Henry LaBarre Jayne Professor of Government and Professor of African and African American Studies, Harvard University
October 21, 2016
4:15pm - 6:00pm
Hoffmann Room, Adolphus Busch Hall
Once at the middle of British and American societies, today white working class people have drifted to the margins and are transforming their countries’ politics. How did this happen? And what could possibly lead a group with such enduring numerical power to, in many instances, consider themselves a “minority” in the countries they once defined? In The New Minority, Justin Gest reports findings from original surveys and full-immersion fieldwork among the white working class people of once thriving industrial cities to draw impactful conclusions about their political behavior. In this daring and compelling book, he makes the case that tension between the vestiges of white working class power and its perceived loss have produced the unique phenomenon of their radicalization.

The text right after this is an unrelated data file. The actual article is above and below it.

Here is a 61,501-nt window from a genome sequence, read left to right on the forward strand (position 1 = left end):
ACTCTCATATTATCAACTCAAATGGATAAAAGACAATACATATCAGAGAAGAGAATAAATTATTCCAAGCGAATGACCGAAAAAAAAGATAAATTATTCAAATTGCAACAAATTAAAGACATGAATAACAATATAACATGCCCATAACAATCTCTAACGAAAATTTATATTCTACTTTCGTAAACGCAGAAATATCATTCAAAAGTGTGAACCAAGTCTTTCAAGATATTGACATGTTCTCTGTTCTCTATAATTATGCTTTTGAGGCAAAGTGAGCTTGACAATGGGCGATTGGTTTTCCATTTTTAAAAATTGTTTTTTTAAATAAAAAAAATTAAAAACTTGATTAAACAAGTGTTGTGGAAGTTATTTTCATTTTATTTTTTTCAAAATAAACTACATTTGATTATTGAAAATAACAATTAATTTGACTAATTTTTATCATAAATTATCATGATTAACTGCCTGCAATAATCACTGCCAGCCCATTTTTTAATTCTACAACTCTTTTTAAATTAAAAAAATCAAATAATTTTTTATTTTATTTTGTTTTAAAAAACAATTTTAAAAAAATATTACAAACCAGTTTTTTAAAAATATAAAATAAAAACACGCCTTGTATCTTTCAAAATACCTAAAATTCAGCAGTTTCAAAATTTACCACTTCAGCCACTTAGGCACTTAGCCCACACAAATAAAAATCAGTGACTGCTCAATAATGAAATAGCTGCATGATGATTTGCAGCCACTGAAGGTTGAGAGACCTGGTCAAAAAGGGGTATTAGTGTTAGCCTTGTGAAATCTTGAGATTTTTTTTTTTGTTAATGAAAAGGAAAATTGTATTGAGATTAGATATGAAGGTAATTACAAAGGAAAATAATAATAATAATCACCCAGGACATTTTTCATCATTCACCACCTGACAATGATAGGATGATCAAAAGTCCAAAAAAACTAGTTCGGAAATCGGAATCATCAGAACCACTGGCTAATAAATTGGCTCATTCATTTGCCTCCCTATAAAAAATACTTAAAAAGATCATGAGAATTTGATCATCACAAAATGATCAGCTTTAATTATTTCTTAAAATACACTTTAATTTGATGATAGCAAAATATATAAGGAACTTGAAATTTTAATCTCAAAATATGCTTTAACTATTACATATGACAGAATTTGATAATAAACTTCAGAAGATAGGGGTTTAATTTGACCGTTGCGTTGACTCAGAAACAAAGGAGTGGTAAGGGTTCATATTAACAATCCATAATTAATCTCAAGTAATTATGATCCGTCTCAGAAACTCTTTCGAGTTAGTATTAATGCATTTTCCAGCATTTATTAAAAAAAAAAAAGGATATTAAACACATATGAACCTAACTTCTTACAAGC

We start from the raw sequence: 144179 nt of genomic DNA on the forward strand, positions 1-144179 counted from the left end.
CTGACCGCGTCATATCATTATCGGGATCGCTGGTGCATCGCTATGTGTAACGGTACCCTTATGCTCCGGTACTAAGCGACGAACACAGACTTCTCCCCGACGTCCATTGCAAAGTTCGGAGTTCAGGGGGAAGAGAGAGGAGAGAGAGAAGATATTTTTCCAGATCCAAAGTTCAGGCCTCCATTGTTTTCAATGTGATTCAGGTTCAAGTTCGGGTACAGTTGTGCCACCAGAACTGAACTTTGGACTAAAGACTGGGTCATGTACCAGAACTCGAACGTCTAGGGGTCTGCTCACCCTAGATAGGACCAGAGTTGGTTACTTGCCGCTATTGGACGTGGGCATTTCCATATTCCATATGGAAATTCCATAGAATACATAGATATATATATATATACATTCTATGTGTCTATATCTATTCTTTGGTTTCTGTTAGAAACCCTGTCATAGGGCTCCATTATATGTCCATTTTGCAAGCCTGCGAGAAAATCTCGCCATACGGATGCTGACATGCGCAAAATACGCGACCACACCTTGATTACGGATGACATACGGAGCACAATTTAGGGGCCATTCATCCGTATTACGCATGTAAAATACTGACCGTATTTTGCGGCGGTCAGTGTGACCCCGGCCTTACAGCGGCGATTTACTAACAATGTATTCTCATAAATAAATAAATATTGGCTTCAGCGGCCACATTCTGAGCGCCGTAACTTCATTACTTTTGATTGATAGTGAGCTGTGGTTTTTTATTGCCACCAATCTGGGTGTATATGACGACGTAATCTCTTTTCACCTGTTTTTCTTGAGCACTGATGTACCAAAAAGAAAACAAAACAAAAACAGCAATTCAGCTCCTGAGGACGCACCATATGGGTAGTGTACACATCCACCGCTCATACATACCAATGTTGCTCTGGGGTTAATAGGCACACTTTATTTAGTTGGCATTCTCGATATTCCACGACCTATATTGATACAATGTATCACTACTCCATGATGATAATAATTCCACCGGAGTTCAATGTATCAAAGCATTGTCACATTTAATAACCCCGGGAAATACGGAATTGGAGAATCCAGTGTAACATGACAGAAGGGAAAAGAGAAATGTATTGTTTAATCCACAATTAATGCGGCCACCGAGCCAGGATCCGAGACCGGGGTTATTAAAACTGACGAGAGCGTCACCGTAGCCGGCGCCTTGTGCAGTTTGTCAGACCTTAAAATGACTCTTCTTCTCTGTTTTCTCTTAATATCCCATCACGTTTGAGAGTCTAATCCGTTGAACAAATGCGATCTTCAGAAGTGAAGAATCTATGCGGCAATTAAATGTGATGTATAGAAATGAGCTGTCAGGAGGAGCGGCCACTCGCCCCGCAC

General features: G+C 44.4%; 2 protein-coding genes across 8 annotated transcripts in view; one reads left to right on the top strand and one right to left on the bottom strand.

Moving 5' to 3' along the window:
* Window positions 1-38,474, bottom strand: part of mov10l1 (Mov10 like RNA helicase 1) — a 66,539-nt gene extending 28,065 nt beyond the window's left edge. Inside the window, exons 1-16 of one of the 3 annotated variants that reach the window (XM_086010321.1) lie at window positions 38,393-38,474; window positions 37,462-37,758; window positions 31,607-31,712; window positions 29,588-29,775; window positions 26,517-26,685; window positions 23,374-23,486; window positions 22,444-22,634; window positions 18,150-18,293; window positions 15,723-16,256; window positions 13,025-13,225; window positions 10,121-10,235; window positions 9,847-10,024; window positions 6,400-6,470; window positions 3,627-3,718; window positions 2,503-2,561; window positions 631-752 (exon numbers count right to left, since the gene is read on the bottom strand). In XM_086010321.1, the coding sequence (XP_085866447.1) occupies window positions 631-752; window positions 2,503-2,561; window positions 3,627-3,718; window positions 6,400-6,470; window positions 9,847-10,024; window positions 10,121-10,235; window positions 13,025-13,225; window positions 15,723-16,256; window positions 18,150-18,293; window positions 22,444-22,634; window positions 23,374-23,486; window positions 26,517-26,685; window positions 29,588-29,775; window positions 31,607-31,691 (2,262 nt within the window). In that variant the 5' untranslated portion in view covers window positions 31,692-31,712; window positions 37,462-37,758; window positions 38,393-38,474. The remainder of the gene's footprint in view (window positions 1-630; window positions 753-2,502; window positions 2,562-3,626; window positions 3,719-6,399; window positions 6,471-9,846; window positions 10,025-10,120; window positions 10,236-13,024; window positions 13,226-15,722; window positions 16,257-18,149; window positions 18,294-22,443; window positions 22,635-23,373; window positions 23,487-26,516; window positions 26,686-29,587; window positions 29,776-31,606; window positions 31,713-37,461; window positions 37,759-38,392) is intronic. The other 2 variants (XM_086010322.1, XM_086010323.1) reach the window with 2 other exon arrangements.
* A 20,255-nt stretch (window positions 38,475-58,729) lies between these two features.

Justin Gest is an Assistant Professor of Public Policy at George Mason
University’s Schar School of Policy and Government, and the co-founder
and deputy director of the Migration Studies Unit at the London School
of Economics and Political Science (LSE). His teaching and research
interests include minority political behavior, immigration policy, and
demographic change. He is also the author of Apart: Alienated and
Engaged Muslims in the West (Oxford University Press, 2010) and
Crossroads: Comparative Immigration Regimes in Times of Demographic
Change (Cambridge University Press, forthcoming in 2017).